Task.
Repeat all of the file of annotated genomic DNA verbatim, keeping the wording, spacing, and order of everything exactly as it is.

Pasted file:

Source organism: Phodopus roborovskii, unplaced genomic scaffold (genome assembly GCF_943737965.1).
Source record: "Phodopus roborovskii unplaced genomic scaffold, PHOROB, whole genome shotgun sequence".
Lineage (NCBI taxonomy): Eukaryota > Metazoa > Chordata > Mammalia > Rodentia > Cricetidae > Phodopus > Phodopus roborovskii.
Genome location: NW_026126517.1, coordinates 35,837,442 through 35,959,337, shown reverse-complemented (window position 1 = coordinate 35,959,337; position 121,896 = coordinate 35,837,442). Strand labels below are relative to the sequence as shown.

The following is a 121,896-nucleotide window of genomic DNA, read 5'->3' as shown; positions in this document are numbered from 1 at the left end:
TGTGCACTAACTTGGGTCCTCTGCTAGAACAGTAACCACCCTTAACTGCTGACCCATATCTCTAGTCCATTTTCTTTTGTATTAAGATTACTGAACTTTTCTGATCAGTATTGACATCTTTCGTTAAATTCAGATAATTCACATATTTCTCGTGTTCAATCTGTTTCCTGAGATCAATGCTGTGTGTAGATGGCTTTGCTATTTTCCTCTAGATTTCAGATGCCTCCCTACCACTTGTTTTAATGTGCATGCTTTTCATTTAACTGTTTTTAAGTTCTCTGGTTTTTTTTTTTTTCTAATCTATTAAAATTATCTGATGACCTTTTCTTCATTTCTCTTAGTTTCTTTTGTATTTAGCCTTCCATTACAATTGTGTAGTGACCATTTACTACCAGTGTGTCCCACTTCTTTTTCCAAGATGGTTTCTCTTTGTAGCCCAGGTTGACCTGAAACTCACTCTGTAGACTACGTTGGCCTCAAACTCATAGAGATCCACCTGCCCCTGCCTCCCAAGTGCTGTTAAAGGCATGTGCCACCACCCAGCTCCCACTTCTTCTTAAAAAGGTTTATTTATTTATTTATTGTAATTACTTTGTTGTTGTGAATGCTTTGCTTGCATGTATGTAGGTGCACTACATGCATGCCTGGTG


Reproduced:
Source organism: Phodopus roborovskii, unplaced genomic scaffold (genome assembly GCF_943737965.1).
Source record: "Phodopus roborovskii unplaced genomic scaffold, PHOROB, whole genome shotgun sequence".
Lineage (NCBI taxonomy): Eukaryota > Metazoa > Chordata > Mammalia > Rodentia > Cricetidae > Phodopus > Phodopus roborovskii.
Genome location: NW_026126517.1, coordinates 35,837,442 through 35,959,337, shown reverse-complemented (window position 1 = coordinate 35,959,337; position 121,896 = coordinate 35,837,442). Strand labels below are relative to the sequence as shown.

The following is a 121,896-nucleotide window of genomic DNA, read 5'->3' as shown; positions in this document are numbered from 1 at the left end:
TGTGCACTAACTTGGGTCCTCTGCTAGAACAGTAACCACCCTTAACTGCTGACCCATATCTCTAGTCCATTTTCTTTTGTATTAAGATTACTGAACTTTTCTGATCAGTATTGACATCTTTCGTTAAATTCAGATAATTCACATATTTCTCGTGTTCAATCTGTTTCCTGAGATCAATGCTGTGTGTAGATGGCTTTGCTATTTTCCTCTAGATTTCAGATGCCTCCCTACCACTTGTTTTAATGTGCATGCTTTTCATTTAACTGTTTTTAAGTTCTCTGGTTTTTTTTTTTTTCTAATCTATTAAAATTATCTGATGACCTTTTCTTCATTTCTCTTAGTTTCTTTTGTATTTAGCCTTCCATTACAATTGTGTAGTGACCATTTACTACCAGTGTGTCCCACTTCTTTTTCCAAGATGGTTTCTCTTTGTAGCCCAGGTTGACCTGAAACTCACTCTGTAGACTACGTTGGCCTCAAACTCATAGAGATCCACCTGCCCCTGCCTCCCAAGTGCTGTTAAAGGCATGTGCCACCACCCAGCTCCCACTTCTTCTTAAAAAGGTTTATTTATTTATTTATTGTAATTACTTTGTTGTTGTGAATGCTTTGCTTGCATGTATGTAGGTGCACTACATGCATGCCTGGTG